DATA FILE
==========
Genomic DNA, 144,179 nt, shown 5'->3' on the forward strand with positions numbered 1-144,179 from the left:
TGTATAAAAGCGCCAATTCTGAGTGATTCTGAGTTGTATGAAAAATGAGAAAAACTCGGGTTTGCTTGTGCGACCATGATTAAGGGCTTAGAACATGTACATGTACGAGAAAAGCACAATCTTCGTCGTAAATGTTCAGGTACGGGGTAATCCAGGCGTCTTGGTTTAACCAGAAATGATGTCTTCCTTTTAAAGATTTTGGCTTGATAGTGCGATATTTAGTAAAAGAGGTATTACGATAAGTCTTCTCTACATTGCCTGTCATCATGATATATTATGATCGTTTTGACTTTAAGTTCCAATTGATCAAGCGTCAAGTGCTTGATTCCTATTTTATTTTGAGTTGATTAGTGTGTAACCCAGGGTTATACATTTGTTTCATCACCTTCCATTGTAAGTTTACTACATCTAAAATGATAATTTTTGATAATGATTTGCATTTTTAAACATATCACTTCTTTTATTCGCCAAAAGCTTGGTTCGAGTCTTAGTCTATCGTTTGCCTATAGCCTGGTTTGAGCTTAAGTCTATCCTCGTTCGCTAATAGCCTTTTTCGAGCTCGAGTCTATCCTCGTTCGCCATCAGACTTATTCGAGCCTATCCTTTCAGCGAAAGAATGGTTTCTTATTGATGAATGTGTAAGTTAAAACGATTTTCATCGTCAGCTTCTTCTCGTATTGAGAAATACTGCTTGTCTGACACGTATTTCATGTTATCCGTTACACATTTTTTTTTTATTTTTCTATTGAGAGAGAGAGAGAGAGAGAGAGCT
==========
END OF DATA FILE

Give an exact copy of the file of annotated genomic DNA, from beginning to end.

Genomic DNA, 144,179 nt, shown 5'->3' on the forward strand with positions numbered 1-144,179 from the left:
TGTATAAAAGCGCCAATTCTGAGTGATTCTGAGTTGTATGAAAAATGAGAAAAACTCGGGTTTGCTTGTGCGACCATGATTAAGGGCTTAGAACATGTACATGTACGAGAAAAGCACAATCTTCGTCGTAAATGTTCAGGTACGGGGTAATCCAGGCGTCTTGGTTTAACCAGAAATGATGTCTTCCTTTTAAAGATTTTGGCTTGATAGTGCGATATTTAGTAAAAGAGGTATTACGATAAGTCTTCTCTACATTGCCTGTCATCATGATATATTATGATCGTTTTGACTTTAAGTTCCAATTGATCAAGCGTCAAGTGCTTGATTCCTATTTTATTTTGAGTTGATTAGTGTGTAACCCAGGGTTATACATTTGTTTCATCACCTTCCATTGTAAGTTTACTACATCTAAAATGATAATTTTTGATAATGATTTGCATTTTTAAACATATCACTTCTTTTATTCGCCAAAAGCTTGGTTCGAGTCTTAGTCTATCGTTTGCCTATAGCCTGGTTTGAGCTTAAGTCTATCCTCGTTCGCTAATAGCCTTTTTCGAGCTCGAGTCTATCCTCGTTCGCCATCAGACTTATTCGAGCCTATCCTTTCAGCGAAAGAATGGTTTCTTATTGATGAATGTGTAAGTTAAAACGATTTTCATCGTCAGCTTCTTCTCGTATTGAGAAATACTGCTTGTCTGACACGTATTTCATGTTATCCGTTACACATTTTTTTTTTATTTTTCTATTGAGAGAGAGAGAGAGAGAGAGAGCT